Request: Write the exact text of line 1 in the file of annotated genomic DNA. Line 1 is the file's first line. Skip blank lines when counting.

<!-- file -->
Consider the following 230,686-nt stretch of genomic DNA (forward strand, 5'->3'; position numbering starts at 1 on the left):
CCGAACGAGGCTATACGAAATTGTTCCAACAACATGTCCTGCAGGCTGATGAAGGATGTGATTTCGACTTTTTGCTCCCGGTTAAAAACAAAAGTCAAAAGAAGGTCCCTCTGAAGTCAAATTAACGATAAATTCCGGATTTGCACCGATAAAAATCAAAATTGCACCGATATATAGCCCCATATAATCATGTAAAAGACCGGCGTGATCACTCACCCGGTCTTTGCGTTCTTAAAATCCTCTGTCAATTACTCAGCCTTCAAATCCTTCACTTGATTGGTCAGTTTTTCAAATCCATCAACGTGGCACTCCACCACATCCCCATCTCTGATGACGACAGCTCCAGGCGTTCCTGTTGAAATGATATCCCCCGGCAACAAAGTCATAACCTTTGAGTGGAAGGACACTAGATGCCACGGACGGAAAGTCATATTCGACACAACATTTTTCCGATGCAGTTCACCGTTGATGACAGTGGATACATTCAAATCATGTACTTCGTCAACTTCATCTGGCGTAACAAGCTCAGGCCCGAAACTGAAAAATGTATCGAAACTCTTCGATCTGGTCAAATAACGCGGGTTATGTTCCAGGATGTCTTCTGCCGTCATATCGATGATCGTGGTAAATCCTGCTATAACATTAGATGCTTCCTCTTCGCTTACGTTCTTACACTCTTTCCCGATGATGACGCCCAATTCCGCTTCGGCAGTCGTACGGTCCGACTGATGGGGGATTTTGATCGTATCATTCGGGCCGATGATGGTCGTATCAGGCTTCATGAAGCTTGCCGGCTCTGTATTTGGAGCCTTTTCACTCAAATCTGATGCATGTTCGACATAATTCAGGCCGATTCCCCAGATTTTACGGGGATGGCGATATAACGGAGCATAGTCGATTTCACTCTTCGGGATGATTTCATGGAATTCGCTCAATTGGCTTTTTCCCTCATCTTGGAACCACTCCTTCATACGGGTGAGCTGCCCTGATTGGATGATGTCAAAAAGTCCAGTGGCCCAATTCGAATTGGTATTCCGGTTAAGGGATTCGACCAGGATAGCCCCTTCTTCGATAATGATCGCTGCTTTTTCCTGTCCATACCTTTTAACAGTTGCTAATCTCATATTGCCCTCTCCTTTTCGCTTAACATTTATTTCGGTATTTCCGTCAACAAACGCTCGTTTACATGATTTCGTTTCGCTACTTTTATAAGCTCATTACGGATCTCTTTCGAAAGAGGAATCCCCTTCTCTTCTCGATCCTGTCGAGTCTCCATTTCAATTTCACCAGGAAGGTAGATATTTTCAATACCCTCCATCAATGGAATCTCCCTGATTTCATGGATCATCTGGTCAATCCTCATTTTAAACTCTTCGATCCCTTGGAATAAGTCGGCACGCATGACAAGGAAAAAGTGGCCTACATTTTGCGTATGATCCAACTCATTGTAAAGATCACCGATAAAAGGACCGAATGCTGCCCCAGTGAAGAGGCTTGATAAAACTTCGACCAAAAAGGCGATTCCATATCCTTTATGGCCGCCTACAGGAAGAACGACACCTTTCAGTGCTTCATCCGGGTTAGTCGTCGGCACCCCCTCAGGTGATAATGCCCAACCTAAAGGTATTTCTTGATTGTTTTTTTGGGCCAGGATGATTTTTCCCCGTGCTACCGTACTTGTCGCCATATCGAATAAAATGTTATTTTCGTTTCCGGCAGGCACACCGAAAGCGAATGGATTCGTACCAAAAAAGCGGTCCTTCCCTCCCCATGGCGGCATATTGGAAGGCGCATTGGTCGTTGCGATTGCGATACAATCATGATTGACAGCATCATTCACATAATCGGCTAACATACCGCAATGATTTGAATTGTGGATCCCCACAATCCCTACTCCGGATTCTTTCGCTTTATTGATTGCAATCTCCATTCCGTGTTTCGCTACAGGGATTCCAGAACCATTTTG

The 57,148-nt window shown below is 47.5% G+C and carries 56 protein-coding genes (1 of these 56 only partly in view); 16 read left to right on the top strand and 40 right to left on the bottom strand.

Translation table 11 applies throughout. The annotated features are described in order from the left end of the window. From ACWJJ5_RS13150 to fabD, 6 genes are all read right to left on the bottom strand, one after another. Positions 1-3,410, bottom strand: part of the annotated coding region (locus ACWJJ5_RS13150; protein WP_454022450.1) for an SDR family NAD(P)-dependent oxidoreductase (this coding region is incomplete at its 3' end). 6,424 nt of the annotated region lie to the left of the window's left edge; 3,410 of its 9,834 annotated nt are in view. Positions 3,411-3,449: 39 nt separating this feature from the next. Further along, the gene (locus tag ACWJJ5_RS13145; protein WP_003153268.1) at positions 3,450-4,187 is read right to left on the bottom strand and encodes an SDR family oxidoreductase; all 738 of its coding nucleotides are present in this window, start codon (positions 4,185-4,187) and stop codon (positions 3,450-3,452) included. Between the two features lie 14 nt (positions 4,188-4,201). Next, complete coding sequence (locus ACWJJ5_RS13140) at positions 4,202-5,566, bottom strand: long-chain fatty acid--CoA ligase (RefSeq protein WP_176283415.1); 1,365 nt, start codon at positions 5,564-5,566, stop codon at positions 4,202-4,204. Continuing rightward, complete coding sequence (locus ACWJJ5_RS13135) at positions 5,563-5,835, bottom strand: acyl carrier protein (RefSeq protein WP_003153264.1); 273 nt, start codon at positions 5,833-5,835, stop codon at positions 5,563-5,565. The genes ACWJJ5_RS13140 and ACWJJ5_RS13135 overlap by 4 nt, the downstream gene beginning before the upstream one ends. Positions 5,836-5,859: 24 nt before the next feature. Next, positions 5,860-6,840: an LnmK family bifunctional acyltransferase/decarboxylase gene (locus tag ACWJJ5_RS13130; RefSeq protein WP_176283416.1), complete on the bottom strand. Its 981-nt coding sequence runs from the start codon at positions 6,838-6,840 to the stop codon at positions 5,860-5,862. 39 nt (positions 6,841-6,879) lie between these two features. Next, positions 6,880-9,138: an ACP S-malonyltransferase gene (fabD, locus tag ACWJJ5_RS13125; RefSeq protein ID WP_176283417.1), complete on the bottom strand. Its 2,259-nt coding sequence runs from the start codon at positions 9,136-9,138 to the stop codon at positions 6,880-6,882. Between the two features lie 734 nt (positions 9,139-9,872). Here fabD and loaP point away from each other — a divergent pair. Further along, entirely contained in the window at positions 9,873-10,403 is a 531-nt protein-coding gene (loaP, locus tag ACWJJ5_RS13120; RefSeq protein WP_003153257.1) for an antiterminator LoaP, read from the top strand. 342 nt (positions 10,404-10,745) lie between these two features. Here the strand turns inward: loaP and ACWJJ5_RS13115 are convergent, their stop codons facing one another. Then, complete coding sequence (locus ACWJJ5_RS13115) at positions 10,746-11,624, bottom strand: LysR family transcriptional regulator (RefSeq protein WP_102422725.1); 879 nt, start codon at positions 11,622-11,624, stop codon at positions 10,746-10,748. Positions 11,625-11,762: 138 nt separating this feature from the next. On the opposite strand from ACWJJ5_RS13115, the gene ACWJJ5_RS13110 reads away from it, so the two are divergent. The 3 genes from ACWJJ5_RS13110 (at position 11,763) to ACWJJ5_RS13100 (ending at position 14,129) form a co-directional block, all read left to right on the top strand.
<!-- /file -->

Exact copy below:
Consider the following 230,686-nt stretch of genomic DNA (forward strand, 5'->3'; position numbering starts at 1 on the left):